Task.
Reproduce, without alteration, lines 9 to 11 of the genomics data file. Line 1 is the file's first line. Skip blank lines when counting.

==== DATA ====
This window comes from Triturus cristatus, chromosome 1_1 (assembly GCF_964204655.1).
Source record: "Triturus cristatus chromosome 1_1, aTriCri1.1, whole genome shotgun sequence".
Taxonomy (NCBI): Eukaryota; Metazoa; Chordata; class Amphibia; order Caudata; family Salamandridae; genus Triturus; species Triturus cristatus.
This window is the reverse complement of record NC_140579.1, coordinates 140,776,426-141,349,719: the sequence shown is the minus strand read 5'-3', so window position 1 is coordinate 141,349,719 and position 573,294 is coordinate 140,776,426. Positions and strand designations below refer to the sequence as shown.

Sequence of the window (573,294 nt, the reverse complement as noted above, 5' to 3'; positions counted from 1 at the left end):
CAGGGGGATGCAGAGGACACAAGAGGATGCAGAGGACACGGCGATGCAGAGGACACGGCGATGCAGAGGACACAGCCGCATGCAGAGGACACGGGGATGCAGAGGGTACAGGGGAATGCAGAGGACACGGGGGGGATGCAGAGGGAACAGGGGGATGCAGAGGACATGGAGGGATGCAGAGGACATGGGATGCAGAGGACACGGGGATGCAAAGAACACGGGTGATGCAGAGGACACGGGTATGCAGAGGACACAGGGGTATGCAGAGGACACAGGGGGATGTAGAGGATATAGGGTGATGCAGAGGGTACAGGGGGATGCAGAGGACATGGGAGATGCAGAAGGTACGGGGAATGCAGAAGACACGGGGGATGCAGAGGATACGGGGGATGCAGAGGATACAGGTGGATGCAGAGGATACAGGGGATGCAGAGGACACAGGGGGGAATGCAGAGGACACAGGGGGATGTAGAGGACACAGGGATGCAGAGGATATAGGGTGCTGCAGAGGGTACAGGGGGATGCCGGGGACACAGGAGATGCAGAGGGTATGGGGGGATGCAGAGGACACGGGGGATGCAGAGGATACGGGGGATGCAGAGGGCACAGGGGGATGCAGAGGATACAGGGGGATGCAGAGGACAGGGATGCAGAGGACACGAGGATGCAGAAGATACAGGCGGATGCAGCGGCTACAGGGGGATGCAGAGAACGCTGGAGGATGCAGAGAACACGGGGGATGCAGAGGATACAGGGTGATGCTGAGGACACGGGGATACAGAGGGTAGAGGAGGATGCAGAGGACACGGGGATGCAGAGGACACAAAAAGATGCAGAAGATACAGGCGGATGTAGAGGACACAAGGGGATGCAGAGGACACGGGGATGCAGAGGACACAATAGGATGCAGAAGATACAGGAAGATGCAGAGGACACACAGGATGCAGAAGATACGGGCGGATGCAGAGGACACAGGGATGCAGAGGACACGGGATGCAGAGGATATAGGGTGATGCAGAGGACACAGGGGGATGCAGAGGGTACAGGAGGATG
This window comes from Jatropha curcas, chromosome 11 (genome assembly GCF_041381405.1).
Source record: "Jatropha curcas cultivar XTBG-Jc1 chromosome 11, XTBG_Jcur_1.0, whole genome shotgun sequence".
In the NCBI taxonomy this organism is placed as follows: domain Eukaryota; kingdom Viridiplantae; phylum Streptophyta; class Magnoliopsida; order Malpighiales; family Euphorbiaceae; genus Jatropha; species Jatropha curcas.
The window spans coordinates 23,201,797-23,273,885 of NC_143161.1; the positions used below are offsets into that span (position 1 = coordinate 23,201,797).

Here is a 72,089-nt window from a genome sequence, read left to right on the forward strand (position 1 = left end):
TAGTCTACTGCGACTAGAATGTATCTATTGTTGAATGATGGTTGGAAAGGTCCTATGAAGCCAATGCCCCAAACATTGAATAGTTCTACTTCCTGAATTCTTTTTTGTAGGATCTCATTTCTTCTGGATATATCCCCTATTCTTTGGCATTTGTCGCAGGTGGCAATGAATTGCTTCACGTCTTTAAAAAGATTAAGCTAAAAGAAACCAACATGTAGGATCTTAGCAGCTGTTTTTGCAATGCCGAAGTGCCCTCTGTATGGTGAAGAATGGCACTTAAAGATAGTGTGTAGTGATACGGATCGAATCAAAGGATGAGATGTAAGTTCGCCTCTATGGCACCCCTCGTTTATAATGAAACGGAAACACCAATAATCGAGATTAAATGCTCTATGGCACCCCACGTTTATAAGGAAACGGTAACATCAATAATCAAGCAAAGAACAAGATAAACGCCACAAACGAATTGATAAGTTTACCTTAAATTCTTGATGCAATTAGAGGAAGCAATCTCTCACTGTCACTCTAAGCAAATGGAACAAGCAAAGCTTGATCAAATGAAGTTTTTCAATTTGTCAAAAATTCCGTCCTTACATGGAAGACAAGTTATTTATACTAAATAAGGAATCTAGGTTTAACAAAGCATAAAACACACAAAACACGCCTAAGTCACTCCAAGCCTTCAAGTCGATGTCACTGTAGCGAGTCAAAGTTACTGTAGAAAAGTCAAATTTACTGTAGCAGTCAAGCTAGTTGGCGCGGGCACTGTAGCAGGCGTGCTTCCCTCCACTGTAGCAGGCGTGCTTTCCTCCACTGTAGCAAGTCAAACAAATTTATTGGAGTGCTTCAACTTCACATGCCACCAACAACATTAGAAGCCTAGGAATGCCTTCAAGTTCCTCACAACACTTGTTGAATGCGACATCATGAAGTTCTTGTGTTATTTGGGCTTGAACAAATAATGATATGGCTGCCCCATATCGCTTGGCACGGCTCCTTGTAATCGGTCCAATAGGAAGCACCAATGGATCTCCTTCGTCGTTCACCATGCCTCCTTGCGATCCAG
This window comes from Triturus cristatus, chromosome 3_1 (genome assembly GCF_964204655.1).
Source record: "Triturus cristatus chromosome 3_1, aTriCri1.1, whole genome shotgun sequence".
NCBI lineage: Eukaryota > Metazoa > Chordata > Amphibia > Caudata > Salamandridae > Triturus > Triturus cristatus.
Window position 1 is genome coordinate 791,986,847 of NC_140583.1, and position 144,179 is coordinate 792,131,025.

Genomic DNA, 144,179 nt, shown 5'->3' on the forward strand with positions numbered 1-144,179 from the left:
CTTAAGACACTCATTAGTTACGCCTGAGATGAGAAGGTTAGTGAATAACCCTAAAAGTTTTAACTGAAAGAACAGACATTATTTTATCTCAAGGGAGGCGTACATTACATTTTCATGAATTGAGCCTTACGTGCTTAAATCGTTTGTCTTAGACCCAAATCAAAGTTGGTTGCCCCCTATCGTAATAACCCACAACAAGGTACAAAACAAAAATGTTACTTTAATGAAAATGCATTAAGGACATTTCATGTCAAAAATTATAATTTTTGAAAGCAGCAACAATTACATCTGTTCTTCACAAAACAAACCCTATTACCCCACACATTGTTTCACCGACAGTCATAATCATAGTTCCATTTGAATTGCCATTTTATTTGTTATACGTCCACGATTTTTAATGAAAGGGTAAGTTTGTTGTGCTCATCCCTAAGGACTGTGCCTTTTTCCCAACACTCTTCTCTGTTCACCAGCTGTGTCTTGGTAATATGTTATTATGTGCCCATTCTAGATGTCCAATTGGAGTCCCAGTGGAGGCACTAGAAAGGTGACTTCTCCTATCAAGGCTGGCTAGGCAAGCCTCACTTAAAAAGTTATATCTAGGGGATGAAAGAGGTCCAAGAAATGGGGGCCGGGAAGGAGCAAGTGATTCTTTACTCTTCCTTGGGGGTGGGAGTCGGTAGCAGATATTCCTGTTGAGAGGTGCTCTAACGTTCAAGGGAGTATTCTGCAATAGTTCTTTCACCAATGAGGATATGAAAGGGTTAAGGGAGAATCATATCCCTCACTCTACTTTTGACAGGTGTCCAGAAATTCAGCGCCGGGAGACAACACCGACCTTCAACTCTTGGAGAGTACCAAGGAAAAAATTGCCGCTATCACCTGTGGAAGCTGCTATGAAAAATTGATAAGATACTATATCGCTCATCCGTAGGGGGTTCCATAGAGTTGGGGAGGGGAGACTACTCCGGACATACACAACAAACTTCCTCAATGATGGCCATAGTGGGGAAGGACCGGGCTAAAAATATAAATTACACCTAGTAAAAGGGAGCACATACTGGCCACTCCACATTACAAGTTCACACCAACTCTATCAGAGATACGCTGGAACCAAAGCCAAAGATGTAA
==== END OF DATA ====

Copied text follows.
In the NCBI taxonomy this organism is placed as follows: domain Eukaryota; kingdom Viridiplantae; phylum Streptophyta; class Magnoliopsida; order Malpighiales; family Euphorbiaceae; genus Jatropha; species Jatropha curcas.
The window spans coordinates 23,201,797-23,273,885 of NC_143161.1; the positions used below are offsets into that span (position 1 = coordinate 23,201,797).

Here is a 72,089-nt window from a genome sequence, read left to right on the forward strand (position 1 = left end):